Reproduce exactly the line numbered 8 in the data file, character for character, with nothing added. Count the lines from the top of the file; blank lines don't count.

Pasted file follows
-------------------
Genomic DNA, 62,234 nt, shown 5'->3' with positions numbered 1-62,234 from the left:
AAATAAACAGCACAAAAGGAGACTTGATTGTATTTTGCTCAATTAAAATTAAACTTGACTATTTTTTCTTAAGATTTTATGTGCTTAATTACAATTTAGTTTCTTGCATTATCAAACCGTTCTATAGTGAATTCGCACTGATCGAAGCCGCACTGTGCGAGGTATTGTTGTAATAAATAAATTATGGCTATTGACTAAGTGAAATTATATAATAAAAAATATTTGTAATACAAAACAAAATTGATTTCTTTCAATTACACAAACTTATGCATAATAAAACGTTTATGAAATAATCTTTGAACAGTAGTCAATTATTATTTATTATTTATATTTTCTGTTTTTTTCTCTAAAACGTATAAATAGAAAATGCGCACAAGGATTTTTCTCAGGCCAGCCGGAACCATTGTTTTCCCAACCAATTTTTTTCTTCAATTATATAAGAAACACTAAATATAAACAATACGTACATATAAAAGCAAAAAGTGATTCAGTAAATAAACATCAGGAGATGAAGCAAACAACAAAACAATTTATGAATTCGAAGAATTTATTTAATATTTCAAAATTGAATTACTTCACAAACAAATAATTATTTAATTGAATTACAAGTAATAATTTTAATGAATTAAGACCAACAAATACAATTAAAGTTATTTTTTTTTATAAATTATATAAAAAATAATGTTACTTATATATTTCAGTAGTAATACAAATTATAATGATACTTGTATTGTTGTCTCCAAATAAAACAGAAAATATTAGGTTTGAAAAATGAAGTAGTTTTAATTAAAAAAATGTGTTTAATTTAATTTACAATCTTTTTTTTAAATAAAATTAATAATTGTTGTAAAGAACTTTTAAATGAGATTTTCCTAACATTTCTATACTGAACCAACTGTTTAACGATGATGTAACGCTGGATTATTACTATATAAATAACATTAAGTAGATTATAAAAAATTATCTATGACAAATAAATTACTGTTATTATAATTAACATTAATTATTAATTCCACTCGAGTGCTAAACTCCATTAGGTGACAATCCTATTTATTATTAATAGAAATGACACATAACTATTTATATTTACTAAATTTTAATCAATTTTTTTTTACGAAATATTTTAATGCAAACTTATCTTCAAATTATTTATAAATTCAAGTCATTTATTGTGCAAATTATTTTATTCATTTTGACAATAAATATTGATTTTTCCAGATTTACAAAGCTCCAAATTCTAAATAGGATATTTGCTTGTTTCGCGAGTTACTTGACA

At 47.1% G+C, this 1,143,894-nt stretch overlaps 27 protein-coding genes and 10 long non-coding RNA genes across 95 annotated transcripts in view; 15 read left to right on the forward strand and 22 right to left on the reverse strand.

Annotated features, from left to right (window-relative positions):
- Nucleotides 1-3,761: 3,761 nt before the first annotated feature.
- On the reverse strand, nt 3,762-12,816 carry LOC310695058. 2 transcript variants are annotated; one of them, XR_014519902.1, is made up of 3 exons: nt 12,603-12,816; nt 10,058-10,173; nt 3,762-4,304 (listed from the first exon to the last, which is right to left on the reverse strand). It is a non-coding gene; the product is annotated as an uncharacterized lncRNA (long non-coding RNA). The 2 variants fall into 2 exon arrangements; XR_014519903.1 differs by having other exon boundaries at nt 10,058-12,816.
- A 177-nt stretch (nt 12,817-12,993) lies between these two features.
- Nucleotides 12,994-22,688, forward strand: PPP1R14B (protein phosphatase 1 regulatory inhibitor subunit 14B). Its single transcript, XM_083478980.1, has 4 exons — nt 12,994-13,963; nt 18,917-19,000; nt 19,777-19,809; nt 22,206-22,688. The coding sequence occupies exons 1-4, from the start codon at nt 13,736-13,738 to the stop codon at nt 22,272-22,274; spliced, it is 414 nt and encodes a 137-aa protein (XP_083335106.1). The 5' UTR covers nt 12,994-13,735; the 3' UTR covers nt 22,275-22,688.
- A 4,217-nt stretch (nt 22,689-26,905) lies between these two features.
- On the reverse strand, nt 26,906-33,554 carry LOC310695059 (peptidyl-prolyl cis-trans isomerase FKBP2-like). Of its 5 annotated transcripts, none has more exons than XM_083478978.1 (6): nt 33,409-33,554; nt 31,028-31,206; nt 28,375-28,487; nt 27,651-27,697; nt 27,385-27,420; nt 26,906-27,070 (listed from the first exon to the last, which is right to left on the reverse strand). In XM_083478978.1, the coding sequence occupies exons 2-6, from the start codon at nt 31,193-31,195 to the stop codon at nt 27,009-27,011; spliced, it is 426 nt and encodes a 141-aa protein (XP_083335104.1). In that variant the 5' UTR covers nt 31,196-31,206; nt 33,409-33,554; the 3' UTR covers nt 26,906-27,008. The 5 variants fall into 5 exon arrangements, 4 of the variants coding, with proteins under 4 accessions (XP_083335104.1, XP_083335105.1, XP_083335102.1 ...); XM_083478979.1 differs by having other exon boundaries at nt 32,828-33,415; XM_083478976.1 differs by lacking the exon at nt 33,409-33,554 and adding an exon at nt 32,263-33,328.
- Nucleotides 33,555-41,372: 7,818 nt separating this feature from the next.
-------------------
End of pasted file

- Nucleotides 12,994-22,688, forward strand: PPP1R14B (protein phosphatase 1 regulatory inhibitor subunit 14B). Its single transcript, XM_083478980.1, has 4 exons — nt 12,994-13,963; nt 18,917-19,000; nt 19,777-19,809; nt 22,206-22,688. The coding sequence occupies exons 1-4, from the start codon at nt 13,736-13,738 to the stop codon at nt 22,272-22,274; spliced, it is 414 nt and encodes a 137-aa protein (XP_083335106.1). The 5' UTR covers nt 12,994-13,735; the 3' UTR covers nt 22,275-22,688.